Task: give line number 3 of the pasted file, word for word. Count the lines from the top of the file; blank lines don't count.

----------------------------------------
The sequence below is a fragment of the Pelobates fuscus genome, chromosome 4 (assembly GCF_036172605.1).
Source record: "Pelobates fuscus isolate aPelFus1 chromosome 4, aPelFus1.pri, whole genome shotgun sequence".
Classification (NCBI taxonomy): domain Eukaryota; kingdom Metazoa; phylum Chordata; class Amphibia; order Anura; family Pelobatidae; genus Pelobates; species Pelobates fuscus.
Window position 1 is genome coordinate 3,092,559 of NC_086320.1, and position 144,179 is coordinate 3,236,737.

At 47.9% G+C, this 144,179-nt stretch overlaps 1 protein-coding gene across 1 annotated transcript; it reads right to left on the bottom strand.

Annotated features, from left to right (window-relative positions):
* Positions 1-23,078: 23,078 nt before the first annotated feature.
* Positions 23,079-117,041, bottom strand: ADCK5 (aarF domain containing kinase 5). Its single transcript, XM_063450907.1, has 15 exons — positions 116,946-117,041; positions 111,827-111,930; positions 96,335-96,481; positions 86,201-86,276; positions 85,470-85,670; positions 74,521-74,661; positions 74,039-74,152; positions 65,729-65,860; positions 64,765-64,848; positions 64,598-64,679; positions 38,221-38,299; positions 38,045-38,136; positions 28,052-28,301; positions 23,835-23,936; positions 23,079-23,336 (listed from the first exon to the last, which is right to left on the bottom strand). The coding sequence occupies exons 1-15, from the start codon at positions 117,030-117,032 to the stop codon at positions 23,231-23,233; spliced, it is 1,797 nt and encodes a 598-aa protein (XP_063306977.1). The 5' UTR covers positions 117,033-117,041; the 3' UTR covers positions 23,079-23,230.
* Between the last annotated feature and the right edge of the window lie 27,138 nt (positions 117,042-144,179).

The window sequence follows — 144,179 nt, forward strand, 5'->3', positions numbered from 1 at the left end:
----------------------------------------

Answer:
Classification (NCBI taxonomy): domain Eukaryota; kingdom Metazoa; phylum Chordata; class Amphibia; order Anura; family Pelobatidae; genus Pelobates; species Pelobates fuscus.